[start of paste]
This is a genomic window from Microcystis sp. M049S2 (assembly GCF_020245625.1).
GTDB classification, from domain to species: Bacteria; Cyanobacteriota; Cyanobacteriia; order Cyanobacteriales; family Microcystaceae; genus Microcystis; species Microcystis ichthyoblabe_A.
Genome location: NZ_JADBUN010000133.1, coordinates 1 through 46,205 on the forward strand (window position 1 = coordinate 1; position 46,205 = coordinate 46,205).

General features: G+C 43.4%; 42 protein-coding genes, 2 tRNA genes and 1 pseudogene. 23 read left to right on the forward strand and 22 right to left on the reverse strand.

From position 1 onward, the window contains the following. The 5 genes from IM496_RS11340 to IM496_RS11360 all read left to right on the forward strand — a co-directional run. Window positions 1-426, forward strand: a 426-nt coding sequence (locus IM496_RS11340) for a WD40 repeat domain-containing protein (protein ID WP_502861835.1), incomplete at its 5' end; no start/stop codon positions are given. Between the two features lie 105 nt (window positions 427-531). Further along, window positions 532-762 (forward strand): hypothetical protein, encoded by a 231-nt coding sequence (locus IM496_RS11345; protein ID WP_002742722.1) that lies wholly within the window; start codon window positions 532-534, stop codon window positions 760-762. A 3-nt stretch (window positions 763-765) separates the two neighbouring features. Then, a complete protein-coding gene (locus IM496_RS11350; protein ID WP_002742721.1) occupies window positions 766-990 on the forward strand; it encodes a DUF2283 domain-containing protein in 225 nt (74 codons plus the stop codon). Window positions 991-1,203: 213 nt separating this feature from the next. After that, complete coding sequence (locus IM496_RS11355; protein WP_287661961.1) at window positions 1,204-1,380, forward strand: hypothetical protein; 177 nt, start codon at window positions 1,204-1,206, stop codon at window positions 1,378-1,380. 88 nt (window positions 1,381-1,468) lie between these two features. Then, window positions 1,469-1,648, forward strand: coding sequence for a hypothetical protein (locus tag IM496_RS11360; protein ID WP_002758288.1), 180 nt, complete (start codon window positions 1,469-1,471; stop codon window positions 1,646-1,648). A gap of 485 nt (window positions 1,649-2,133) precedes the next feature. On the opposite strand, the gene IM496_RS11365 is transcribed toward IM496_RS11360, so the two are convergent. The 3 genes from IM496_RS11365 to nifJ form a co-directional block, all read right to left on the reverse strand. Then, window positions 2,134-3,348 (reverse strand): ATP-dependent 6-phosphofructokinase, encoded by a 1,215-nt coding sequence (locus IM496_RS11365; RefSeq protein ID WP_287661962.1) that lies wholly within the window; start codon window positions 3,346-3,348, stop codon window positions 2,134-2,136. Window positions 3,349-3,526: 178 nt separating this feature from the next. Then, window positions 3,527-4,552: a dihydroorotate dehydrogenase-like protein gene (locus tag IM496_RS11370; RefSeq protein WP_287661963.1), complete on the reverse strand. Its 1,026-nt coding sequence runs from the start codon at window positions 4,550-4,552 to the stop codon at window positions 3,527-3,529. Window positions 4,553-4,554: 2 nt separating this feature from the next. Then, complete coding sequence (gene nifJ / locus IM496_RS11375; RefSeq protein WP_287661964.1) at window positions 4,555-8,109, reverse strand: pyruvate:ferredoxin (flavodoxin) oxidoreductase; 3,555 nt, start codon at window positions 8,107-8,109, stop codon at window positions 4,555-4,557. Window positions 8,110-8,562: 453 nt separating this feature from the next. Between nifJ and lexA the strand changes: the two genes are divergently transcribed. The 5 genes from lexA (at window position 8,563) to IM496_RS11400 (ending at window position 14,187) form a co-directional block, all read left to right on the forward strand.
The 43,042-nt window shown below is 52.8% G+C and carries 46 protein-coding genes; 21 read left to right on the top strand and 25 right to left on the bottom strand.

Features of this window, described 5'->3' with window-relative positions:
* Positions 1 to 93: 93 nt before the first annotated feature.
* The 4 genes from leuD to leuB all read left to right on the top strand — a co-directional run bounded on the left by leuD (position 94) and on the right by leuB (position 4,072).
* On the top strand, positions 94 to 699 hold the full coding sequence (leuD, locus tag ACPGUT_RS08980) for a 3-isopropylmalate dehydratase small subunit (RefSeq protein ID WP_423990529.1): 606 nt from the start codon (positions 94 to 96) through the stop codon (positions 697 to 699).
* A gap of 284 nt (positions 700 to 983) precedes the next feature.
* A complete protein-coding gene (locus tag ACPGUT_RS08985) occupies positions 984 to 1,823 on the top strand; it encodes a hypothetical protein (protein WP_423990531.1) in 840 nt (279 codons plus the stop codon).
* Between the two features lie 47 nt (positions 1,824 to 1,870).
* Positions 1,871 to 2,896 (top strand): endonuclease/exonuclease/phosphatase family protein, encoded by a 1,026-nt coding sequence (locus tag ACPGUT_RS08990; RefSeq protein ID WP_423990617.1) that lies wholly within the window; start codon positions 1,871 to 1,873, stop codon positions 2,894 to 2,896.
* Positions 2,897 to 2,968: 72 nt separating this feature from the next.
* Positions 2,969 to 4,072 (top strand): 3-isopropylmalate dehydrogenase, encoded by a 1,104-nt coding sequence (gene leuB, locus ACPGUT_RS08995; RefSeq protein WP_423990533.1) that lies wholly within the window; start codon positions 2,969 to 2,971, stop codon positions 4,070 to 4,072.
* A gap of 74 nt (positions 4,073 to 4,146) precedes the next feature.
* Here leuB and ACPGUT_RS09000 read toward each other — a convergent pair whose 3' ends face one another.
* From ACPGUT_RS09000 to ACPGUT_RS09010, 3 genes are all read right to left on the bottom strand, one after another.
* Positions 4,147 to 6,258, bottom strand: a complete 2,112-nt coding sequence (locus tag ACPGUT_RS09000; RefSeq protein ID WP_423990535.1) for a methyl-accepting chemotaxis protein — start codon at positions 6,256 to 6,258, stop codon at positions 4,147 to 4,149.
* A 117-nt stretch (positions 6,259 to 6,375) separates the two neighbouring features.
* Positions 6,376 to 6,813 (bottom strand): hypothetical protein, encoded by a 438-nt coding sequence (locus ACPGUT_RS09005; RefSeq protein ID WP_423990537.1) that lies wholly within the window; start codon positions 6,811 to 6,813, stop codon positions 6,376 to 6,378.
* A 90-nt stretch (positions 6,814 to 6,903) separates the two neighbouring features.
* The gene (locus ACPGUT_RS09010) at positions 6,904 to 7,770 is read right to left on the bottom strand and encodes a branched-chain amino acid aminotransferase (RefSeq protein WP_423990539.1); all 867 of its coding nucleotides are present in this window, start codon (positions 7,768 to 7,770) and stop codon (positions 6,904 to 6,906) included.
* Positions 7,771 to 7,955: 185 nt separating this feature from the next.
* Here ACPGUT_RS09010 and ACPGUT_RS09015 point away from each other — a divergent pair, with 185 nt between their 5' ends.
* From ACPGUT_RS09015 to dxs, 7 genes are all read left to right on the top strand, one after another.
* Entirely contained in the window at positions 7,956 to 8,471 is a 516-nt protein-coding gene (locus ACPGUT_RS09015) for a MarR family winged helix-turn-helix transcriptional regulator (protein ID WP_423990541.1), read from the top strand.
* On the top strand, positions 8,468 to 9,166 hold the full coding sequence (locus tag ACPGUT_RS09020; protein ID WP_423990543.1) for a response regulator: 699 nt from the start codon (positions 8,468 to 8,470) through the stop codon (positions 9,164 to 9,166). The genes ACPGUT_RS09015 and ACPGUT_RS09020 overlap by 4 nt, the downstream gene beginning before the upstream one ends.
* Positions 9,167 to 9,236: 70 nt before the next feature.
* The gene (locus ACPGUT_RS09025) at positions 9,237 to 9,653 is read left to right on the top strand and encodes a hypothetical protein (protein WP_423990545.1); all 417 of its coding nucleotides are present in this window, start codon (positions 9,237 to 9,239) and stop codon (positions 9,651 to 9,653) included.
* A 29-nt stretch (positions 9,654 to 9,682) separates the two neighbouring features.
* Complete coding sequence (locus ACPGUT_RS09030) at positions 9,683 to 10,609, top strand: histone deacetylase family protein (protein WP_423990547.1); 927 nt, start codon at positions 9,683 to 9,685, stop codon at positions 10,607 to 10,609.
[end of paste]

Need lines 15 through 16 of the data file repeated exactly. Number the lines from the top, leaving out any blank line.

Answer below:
* Positions 2,897 to 2,968: 72 nt separating this feature from the next.
* Positions 2,969 to 4,072 (top strand): 3-isopropylmalate dehydrogenase, encoded by a 1,104-nt coding sequence (gene leuB, locus ACPGUT_RS08995; RefSeq protein WP_423990533.1) that lies wholly within the window; start codon positions 2,969 to 2,971, stop codon positions 4,070 to 4,072.